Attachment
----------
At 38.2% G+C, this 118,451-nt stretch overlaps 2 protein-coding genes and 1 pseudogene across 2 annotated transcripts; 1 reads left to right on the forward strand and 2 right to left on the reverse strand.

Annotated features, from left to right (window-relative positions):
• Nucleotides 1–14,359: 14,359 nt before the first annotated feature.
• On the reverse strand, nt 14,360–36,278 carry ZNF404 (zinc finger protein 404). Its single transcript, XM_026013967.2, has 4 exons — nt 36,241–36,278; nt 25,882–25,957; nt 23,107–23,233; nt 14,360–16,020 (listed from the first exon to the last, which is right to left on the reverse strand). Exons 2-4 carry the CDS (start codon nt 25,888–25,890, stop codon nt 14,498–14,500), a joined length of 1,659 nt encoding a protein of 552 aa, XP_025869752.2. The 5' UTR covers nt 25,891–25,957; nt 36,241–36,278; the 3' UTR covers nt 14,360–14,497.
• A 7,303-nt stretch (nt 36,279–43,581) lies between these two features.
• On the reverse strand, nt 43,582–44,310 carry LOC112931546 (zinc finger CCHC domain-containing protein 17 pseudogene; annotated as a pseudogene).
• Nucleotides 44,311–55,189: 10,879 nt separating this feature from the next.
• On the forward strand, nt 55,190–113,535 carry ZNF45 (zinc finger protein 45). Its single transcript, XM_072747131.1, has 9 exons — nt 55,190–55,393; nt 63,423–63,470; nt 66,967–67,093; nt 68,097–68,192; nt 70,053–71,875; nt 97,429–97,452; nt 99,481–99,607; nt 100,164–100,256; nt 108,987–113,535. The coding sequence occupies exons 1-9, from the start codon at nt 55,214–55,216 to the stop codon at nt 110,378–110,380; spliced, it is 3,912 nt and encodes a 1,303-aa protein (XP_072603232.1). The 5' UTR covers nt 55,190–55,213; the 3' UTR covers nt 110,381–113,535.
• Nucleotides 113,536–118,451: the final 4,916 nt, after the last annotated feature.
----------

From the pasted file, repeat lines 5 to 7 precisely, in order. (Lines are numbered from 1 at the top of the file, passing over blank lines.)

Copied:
• A 7,303-nt stretch (nt 36,279–43,581) lies between these two features.
• On the reverse strand, nt 43,582–44,310 carry LOC112931546 (zinc finger CCHC domain-containing protein 17 pseudogene; annotated as a pseudogene).
• Nucleotides 44,311–55,189: 10,879 nt separating this feature from the next.